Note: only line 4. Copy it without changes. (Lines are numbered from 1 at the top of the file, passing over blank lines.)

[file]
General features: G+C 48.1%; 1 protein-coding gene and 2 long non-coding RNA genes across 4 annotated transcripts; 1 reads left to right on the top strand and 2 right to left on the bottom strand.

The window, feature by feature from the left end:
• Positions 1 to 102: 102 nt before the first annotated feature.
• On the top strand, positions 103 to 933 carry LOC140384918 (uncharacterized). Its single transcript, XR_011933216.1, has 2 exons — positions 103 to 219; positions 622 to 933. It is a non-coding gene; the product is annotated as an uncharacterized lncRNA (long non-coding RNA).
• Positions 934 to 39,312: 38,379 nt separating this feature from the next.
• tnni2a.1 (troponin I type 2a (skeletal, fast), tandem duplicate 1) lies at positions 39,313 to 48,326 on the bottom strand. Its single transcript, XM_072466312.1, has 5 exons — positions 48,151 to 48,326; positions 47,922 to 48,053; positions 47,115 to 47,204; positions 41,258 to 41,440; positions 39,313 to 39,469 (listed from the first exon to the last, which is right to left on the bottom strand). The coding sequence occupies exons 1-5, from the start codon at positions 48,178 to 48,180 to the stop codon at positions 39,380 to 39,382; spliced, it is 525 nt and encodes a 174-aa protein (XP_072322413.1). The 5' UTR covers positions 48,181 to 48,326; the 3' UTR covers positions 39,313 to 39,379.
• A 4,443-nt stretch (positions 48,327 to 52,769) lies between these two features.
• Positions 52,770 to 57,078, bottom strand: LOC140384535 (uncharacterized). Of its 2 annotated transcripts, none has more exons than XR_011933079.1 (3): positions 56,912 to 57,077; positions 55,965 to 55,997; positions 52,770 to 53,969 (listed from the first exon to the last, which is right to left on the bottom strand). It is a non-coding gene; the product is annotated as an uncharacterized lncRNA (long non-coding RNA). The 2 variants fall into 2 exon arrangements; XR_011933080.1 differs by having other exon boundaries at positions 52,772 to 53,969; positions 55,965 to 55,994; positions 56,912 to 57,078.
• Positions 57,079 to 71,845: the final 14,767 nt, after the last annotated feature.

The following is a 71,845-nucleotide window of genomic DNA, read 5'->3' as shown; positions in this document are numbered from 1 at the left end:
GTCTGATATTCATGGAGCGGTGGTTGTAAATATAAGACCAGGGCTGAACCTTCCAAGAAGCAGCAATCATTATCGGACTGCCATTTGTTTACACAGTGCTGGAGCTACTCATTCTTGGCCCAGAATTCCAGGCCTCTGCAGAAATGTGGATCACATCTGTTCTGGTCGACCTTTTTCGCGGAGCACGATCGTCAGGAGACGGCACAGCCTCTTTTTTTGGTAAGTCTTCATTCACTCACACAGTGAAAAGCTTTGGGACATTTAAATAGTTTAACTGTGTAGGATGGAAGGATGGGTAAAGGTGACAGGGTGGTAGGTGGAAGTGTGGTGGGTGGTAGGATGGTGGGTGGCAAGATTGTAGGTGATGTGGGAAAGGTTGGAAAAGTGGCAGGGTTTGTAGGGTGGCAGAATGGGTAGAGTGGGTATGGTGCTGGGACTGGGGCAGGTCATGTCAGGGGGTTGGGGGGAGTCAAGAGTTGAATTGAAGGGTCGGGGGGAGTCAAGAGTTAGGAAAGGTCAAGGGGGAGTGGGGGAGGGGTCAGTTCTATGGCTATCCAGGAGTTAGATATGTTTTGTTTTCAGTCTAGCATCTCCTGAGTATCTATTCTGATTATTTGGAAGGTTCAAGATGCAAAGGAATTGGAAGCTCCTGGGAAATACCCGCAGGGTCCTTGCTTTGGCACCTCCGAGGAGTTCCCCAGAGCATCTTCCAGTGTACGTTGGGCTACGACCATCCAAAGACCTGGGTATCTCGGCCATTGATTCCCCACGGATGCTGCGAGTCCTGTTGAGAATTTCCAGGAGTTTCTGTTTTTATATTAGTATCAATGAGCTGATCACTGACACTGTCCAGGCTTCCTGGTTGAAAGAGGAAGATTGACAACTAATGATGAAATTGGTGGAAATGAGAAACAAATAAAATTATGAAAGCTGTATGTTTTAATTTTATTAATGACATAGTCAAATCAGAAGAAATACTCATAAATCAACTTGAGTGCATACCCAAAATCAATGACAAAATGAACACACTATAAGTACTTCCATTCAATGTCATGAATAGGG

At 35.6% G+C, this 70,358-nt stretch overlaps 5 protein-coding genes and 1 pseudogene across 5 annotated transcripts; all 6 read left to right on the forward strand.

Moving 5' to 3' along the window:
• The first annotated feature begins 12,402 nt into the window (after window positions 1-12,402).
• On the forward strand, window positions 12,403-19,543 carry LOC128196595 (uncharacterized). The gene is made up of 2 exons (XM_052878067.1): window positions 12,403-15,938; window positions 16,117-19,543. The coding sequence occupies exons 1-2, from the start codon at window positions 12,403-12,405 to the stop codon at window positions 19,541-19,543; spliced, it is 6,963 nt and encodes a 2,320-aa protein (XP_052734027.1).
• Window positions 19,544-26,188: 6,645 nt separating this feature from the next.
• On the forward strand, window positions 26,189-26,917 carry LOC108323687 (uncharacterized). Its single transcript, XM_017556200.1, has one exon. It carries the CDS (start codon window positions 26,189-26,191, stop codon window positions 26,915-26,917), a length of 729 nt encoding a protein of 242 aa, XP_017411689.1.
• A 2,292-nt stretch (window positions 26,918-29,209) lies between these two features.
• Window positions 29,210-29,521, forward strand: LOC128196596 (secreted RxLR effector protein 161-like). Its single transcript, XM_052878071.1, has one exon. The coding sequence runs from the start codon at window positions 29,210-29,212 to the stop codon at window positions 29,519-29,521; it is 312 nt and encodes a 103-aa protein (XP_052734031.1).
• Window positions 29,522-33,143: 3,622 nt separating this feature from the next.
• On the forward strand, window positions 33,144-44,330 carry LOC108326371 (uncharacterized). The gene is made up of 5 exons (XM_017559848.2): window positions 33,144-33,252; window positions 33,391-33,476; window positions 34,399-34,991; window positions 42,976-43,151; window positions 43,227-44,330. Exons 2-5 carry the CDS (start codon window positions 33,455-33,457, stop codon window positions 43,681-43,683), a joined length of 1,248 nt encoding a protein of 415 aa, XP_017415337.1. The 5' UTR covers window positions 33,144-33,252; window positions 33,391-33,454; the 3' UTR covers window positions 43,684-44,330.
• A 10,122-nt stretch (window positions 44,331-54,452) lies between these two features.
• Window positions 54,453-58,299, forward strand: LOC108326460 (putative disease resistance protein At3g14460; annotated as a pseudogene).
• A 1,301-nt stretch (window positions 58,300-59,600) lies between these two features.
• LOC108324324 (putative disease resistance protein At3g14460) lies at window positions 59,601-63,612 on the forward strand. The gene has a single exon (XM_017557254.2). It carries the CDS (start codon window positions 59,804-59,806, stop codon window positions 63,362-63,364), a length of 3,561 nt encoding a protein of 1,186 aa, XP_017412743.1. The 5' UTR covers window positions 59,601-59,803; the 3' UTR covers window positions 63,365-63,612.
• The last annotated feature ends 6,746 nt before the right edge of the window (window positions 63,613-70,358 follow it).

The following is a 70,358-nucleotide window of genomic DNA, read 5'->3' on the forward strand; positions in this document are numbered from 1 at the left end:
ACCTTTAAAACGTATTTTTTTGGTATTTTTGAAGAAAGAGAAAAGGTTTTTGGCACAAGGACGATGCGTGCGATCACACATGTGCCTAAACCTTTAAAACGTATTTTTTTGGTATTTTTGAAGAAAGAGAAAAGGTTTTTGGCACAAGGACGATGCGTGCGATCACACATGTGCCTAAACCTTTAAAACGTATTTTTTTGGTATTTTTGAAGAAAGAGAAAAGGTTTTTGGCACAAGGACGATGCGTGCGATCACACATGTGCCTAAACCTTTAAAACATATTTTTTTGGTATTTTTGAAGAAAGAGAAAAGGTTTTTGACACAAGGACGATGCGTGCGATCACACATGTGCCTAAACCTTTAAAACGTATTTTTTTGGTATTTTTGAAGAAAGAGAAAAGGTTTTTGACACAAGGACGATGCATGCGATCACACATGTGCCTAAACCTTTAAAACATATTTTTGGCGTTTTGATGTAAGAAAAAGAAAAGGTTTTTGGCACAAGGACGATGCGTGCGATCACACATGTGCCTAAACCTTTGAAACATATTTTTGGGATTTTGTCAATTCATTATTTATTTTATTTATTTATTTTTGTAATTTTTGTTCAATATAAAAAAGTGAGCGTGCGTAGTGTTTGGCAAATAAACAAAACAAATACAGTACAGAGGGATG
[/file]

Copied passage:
• On the top strand, positions 103 to 933 carry LOC140384918 (uncharacterized). Its single transcript, XR_011933216.1, has 2 exons — positions 103 to 219; positions 622 to 933. It is a non-coding gene; the product is annotated as an uncharacterized lncRNA (long non-coding RNA).